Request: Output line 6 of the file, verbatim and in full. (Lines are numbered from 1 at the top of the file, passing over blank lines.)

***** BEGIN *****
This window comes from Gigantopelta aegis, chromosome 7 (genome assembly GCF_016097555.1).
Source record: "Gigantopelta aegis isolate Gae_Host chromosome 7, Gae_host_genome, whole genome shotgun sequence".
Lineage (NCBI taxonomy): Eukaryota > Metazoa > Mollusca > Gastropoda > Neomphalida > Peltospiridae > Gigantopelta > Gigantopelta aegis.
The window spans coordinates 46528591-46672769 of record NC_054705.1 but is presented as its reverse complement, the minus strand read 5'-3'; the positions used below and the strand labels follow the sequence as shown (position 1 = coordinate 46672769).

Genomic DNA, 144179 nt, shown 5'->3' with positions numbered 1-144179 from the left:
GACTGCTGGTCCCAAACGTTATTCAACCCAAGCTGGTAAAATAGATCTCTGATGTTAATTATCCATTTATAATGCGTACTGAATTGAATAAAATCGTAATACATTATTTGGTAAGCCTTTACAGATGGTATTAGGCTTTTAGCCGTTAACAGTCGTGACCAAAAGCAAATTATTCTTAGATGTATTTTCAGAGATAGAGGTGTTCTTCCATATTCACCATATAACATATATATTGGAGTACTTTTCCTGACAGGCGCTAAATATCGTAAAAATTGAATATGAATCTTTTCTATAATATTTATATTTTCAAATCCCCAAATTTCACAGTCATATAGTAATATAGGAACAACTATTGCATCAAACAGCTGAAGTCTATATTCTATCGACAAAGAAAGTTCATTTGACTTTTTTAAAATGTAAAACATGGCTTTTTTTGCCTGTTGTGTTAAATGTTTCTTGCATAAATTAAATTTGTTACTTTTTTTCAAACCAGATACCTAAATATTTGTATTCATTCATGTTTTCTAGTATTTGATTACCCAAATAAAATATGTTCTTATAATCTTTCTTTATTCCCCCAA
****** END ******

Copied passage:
GACTGCTGGTCCCAAACGTTATTCAACCCAAGCTGGTAAAATAGATCTCTGATGTTAATTATCCATTTATAATGCGTACTGAATTGAATAAAATCGTAATACATTATTTGGTAAGCCTTTACAGATGGTATTAGGCTTTTAGCCGTTAACAGTCGTGACCAAAAGCAAATTATTCTTAGATGTATTTTCAGAGATAGAGGTGTTCTTCCATATTCACCATATAACATATATATTGGAGTACTTTTCCTGACAGGCGCTAAATATCGTAAAAATTGAATATGAATCTTTTCTATAATATTTATATTTTCAAATCCCCAAATTTCACAGTCATATAGTAATATAGGAACAACTATTGCATCAAACAGCTGAAGTCTATATTCTATCGACAAAGAAAGTTCATTTGACTTTTTTAAAATGTAAAACATGGCTTTTTTTGCCTGTTGTGTTAAATGTTTCTTGCATAAATTAAATTTGTTACTTTTTTTCAAACCAGATACCTAAATATTTGTATTCATTCATGTTTTCTAGTATTTGATTACCCAAATAAAATATGTTCTTATAATCTTTCTTTATTCCCCCAA